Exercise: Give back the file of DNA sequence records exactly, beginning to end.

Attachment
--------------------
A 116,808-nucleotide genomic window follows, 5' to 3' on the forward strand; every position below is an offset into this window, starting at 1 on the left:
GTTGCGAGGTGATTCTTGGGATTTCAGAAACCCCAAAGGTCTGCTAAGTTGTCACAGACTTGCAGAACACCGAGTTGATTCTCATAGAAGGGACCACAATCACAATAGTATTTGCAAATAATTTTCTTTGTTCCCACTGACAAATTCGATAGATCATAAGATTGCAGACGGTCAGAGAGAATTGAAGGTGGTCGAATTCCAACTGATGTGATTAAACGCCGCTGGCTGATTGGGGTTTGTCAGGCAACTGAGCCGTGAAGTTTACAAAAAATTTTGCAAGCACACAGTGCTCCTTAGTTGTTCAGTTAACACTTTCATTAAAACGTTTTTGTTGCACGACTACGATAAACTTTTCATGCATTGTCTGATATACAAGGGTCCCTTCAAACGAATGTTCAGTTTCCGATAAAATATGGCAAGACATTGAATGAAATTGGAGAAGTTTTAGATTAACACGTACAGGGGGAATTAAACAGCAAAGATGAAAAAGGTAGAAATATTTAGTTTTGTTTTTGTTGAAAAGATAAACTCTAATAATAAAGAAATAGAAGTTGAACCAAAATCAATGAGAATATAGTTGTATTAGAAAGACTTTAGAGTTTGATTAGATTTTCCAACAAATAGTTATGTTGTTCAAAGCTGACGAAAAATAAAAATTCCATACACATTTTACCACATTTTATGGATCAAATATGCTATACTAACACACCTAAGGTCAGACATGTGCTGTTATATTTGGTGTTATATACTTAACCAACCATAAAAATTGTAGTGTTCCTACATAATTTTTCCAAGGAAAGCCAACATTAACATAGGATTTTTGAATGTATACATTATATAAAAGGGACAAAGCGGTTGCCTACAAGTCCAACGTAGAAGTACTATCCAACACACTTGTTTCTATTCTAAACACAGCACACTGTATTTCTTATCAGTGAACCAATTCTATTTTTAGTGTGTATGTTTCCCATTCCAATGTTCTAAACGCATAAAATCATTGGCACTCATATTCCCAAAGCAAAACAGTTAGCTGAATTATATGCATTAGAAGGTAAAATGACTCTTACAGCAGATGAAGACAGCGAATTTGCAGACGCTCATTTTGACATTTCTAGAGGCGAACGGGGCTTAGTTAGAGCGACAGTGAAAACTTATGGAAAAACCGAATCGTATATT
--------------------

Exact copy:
A 116,808-nucleotide genomic window follows, 5' to 3' on the forward strand; every position below is an offset into this window, starting at 1 on the left:
GTTGCGAGGTGATTCTTGGGATTTCAGAAACCCCAAAGGTCTGCTAAGTTGTCACAGACTTGCAGAACACCGAGTTGATTCTCATAGAAGGGACCACAATCACAATAGTATTTGCAAATAATTTTCTTTGTTCCCACTGACAAATTCGATAGATCATAAGATTGCAGACGGTCAGAGAGAATTGAAGGTGGTCGAATTCCAACTGATGTGATTAAACGCCGCTGGCTGATTGGGGTTTGTCAGGCAACTGAGCCGTGAAGTTTACAAAAAATTTTGCAAGCACACAGTGCTCCTTAGTTGTTCAGTTAACACTTTCATTAAAACGTTTTTGTTGCACGACTACGATAAACTTTTCATGCATTGTCTGATATACAAGGGTCCCTTCAAACGAATGTTCAGTTTCCGATAAAATATGGCAAGACATTGAATGAAATTGGAGAAGTTTTAGATTAACACGTACAGGGGGAATTAAACAGCAAAGATGAAAAAGGTAGAAATATTTAGTTTTGTTTTTGTTGAAAAGATAAACTCTAATAATAAAGAAATAGAAGTTGAACCAAAATCAATGAGAATATAGTTGTATTAGAAAGACTTTAGAGTTTGATTAGATTTTCCAACAAATAGTTATGTTGTTCAAAGCTGACGAAAAATAAAAATTCCATACACATTTTACCACATTTTATGGATCAAATATGCTATACTAACACACCTAAGGTCAGACATGTGCTGTTATATTTGGTGTTATATACTTAACCAACCATAAAAATTGTAGTGTTCCTACATAATTTTTCCAAGGAAAGCCAACATTAACATAGGATTTTTGAATGTATACATTATATAAAAGGGACAAAGCGGTTGCCTACAAGTCCAACGTAGAAGTACTATCCAACACACTTGTTTCTATTCTAAACACAGCACACTGTATTTCTTATCAGTGAACCAATTCTATTTTTAGTGTGTATGTTTCCCATTCCAATGTTCTAAACGCATAAAATCATTGGCACTCATATTCCCAAAGCAAAACAGTTAGCTGAATTATATGCATTAGAAGGTAAAATGACTCTTACAGCAGATGAAGACAGCGAATTTGCAGACGCTCATTTTGACATTTCTAGAGGCGAACGGGGCTTAGTTAGAGCGACAGTGAAAACTTATGGAAAAACCGAATCGTATATT